Mercy, Truth, and Humiliation

I’m sorry I’ve been silent over these last, most important days.  I spent hours on a Palm Sunday post, but it didn’t quite come together before Holy Week got very busy.  This year we went to the Chrism Mass and had good friends in town, along with everything else – and then we got a bad stomach bug, and a big new project for work, etc. 

Yesterday I wrote two posts: before I wrote about today’s readings, in this post I’ve tried to put together some insights from the last week.


Every Good Friday my kids and I join our Franciscan friends for a procession through Harlem and the Bronx.  There are many great things about this procession, but this year I also learned something about the liturgy.

One of the priests pointed out the novena to the Divine Mercy: beginning with Good Friday, there are nine days leading up to Divine Mercy Sunday.  I’ve always been a little confused how Divine Mercy fits into Easter Week, but here it is: Divine Mercy summarizes the mystery of Good Friday and Easter.  As soon as we have passed through these nine days of mercy, we stop to think about it.


This year during the last few weeks of Lent I was meditating on Howard Thurman’s Jesus and the Disinherited.  Thurman was a big influence on Martin Luther King.  The book is both imperfect and breathtakingly important.  An example:

Thurman complains that he doesn’t like St. Paul.  That’s bad: Paul is amazing, and Thurman is missing Paul’s theology of grace, which is so central to the Gospel.  Thurman is incomplete.

But the reason he doesn’t like St. Paul is fascinating: because of citizenship.  When Paul is accused, he appeals to Ceasar (Acts 25).  Paul is a Roman citizen, he has rights.

BrotherSlave.jpgNow, whether or not Thurman understands Paul, he uses this event to take us deep into the mystery of Jesus.  Jesus did not have rights.  He was a poor man from a despised region of a despised, occupied country with a despised religion.  From Thurman’s experience as a black man in the 1930s American South, he takes us into Jesus’ experience of having no rights at all.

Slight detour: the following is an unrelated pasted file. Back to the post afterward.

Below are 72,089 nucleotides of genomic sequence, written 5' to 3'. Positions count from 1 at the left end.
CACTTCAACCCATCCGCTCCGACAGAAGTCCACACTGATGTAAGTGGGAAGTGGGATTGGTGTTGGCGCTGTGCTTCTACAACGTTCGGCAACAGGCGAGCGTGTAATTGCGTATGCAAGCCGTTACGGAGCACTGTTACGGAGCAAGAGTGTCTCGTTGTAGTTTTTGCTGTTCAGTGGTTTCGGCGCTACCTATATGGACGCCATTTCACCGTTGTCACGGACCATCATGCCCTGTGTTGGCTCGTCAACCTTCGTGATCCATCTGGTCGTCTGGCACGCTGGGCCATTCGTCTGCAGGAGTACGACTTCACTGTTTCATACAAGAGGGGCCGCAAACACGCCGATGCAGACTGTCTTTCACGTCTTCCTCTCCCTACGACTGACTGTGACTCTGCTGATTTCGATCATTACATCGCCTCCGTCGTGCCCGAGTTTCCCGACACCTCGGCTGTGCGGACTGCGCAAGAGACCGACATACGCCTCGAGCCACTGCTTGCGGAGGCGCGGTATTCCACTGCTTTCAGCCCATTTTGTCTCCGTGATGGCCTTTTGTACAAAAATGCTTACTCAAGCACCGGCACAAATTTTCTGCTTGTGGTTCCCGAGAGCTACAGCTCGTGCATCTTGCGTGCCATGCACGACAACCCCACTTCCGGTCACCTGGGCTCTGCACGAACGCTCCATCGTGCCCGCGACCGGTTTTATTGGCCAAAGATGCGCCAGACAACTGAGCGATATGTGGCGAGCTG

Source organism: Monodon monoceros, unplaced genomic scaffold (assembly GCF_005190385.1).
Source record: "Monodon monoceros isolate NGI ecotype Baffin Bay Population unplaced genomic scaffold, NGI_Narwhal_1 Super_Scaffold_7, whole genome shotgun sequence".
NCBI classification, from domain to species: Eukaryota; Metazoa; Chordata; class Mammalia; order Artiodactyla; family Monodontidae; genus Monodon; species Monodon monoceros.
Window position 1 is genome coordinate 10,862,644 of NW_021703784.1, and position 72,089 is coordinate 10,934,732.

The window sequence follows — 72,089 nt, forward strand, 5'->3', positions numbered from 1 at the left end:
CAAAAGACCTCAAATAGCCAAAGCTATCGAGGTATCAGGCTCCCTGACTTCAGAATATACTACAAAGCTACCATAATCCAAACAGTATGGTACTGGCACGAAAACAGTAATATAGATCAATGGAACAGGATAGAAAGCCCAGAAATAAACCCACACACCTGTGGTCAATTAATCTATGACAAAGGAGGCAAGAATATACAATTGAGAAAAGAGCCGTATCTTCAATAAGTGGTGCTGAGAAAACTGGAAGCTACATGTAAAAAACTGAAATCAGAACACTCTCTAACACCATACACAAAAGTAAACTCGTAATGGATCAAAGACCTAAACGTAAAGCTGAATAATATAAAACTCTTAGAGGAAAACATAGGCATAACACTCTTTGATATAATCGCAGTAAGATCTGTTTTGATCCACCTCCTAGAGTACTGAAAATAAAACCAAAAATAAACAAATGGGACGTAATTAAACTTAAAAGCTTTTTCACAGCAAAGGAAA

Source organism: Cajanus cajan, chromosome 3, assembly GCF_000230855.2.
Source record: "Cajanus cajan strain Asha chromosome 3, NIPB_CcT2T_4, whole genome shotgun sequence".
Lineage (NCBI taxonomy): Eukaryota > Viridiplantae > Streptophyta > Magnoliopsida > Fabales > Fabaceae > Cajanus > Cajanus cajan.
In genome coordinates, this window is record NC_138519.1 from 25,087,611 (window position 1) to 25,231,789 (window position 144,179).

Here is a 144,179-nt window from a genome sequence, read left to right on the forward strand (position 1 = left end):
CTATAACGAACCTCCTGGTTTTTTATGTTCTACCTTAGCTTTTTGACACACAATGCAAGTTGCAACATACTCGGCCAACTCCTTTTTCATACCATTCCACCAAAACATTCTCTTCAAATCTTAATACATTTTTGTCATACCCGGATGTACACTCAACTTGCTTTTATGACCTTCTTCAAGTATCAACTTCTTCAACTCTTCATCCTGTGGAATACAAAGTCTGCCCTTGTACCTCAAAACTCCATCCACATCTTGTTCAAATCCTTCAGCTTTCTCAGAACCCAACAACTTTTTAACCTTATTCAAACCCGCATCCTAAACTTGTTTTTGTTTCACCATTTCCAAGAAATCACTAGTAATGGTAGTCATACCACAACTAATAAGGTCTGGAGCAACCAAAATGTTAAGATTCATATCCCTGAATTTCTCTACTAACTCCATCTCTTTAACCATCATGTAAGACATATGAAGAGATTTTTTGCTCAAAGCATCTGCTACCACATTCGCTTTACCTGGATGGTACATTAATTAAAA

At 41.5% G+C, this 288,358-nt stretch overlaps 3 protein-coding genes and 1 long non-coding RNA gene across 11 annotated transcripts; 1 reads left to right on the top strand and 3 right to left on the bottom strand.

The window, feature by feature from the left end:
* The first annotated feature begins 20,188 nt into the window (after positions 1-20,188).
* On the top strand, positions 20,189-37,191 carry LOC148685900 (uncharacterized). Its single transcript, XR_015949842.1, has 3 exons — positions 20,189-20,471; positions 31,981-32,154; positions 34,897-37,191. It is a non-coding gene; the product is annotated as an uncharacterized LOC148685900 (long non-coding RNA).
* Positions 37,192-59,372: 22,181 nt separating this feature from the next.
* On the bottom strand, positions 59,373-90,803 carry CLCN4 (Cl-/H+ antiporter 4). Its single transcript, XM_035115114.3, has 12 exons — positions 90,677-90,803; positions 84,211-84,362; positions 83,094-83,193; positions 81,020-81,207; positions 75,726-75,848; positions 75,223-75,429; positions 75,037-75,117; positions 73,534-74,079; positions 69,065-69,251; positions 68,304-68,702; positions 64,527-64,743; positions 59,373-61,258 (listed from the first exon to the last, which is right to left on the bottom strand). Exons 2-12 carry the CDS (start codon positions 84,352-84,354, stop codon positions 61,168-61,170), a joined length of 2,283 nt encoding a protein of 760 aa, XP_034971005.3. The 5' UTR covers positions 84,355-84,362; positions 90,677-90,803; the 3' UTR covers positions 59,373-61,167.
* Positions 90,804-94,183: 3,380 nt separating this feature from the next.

If you’re at all interested in what people like Ta-Nehesi Coates have been talking about (I think you should be), you should read Jesus and the Disinherited, which says the same things but in a much richer, more complete way.

One powerful chapter, for example, talks about how the poor are often stripped of their love of the truth.  To deal with their lack of rights, it is tempting to solve everything with lies.  Thurman gives a meditation on the disaster this loss of truth is for human dignity.  And on how Jesus shows another way.

Jesus dies because he has united himself to the most humiliated.  And he dies because in that position of absolute humiliation, he alone maintains human dignity – a dignity, we must add, found ultimately in the Fatherhood of God.  No one else can deal with that kind of humiliation.  Jesus does.

For me this Lent and Easter, this meditation on Jesus’ union with the humiliated has opened up the Gospel in a new way.  I have heard it in every line of these last weeks’ liturgies.

This is the Divine Mercy: he goes all the way down, to save us at our most humiliated.


Of course, like Paul, and much more comfortable than Paul, I have rights.  I am not among the humiliated.

But Jesus teaches me to love those who are, to see in them the deepest truth of the Gospel, the face of Christ.

Jesus teaches me a more excellent way, which is not to cling to my rights, not to fight to get ahead, but to love till the end.  At the Cross, Peter fled humiliation.

Jesus teaches me the meaning of my little humiliations.  I have not experienced what Thurman or Jesus (or Peter or Paul!) experienced.  But there are so many humiliations in life, leading up to the final and utter humiliation which is death.  (Another important read: Tolstoy’s Death of Ivan IlyichIf we do not learn humiliation during life, we will have to learn it at death.)

At the same time, I’ve been reading John of the Cross’s Dark Night of the Soul.  Spiritually, too, everything culminates in humiliation.  This is central to the Gospel.

And it is central to Divine Mercy: the mercy of Jesus is to join us in our humiliation.


One more thought, from Good Friday.  In John’s account of the Passion, Jesus discusses with Pilate his kingship and his kingdom.  “Are you a king then?  Jesus answered, You say that I am a king.  To this end I was born, and for this cause I came into the world, that I should bear witness to the truth.”

Jesus is a king, but not the kind of king that conquers with a sword.  His kingdom is the kingdom of truth, his soldiers are those who embrace truth, speak truth, die for truth.  Those, too, who do not resort to untruth as a way of avoiding humiliation: the lies that protect our pride, the lies that get us out of hard situations, and the lies that allow us to demean others.

To follow Jesus is to live in the truth.  To receive Jesus is to have our eyes opened to the truth, to live in the light.

Where is humiliation in your life?  How does Jesus want to transform that?



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